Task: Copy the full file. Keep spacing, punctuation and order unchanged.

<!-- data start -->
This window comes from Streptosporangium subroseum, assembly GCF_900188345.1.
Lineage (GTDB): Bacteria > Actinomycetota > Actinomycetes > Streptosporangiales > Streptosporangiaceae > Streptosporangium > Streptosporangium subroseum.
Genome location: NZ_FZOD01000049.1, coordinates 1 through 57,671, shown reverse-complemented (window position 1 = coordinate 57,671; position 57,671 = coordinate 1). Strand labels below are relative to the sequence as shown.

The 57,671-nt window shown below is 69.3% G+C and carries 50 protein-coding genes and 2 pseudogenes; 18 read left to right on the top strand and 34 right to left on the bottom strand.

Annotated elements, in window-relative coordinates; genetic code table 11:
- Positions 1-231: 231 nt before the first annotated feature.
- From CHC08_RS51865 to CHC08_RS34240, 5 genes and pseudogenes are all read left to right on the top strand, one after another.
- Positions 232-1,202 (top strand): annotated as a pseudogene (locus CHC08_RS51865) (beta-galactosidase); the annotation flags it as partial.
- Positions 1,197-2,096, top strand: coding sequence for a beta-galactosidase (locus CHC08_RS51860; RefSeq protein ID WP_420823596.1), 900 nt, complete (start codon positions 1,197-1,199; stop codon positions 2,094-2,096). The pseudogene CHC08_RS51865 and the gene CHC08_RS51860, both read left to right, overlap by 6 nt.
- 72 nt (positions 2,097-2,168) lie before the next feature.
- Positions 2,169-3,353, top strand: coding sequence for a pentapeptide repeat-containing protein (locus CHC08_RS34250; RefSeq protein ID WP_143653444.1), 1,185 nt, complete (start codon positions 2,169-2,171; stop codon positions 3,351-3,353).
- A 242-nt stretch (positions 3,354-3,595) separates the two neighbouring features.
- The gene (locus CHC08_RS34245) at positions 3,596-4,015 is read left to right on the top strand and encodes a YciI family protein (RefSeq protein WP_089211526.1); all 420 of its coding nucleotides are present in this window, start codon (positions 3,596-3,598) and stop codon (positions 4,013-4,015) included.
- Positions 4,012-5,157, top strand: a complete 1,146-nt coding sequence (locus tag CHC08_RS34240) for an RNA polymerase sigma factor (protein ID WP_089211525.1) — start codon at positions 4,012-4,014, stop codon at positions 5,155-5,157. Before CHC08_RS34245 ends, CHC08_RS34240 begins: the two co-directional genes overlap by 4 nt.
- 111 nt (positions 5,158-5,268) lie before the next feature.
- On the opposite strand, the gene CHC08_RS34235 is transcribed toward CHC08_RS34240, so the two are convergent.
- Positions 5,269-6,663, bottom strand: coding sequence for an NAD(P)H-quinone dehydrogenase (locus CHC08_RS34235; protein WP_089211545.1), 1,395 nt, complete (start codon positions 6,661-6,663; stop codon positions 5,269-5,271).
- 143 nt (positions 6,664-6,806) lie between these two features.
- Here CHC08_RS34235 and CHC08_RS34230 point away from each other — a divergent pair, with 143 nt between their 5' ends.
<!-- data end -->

This window comes from Streptosporangium subroseum, assembly GCF_900188345.1.
Lineage (GTDB): Bacteria > Actinomycetota > Actinomycetes > Streptosporangiales > Streptosporangiaceae > Streptosporangium > Streptosporangium subroseum.
Genome location: NZ_FZOD01000049.1, coordinates 1 through 57,671, shown reverse-complemented (window position 1 = coordinate 57,671; position 57,671 = coordinate 1). Strand labels below are relative to the sequence as shown.

The 57,671-nt window shown below is 69.3% G+C and carries 50 protein-coding genes and 2 pseudogenes; 18 read left to right on the top strand and 34 right to left on the bottom strand.

Annotated elements, in window-relative coordinates; genetic code table 11:
- Positions 1-231: 231 nt before the first annotated feature.
- From CHC08_RS51865 to CHC08_RS34240, 5 genes and pseudogenes are all read left to right on the top strand, one after another.
- Positions 232-1,202 (top strand): annotated as a pseudogene (locus CHC08_RS51865) (beta-galactosidase); the annotation flags it as partial.
- Positions 1,197-2,096, top strand: coding sequence for a beta-galactosidase (locus CHC08_RS51860; RefSeq protein ID WP_420823596.1), 900 nt, complete (start codon positions 1,197-1,199; stop codon positions 2,094-2,096). The pseudogene CHC08_RS51865 and the gene CHC08_RS51860, both read left to right, overlap by 6 nt.
- 72 nt (positions 2,097-2,168) lie before the next feature.
- Positions 2,169-3,353, top strand: coding sequence for a pentapeptide repeat-containing protein (locus CHC08_RS34250; RefSeq protein ID WP_143653444.1), 1,185 nt, complete (start codon positions 2,169-2,171; stop codon positions 3,351-3,353).
- A 242-nt stretch (positions 3,354-3,595) separates the two neighbouring features.
- The gene (locus CHC08_RS34245) at positions 3,596-4,015 is read left to right on the top strand and encodes a YciI family protein (RefSeq protein WP_089211526.1); all 420 of its coding nucleotides are present in this window, start codon (positions 3,596-3,598) and stop codon (positions 4,013-4,015) included.
- Positions 4,012-5,157, top strand: a complete 1,146-nt coding sequence (locus tag CHC08_RS34240) for an RNA polymerase sigma factor (protein ID WP_089211525.1) — start codon at positions 4,012-4,014, stop codon at positions 5,155-5,157. Before CHC08_RS34245 ends, CHC08_RS34240 begins: the two co-directional genes overlap by 4 nt.
- 111 nt (positions 5,158-5,268) lie before the next feature.
- On the opposite strand, the gene CHC08_RS34235 is transcribed toward CHC08_RS34240, so the two are convergent.
- Positions 5,269-6,663, bottom strand: coding sequence for an NAD(P)H-quinone dehydrogenase (locus CHC08_RS34235; protein WP_089211545.1), 1,395 nt, complete (start codon positions 6,661-6,663; stop codon positions 5,269-5,271).
- 143 nt (positions 6,664-6,806) lie between these two features.
- Here CHC08_RS34235 and CHC08_RS34230 point away from each other — a divergent pair, with 143 nt between their 5' ends.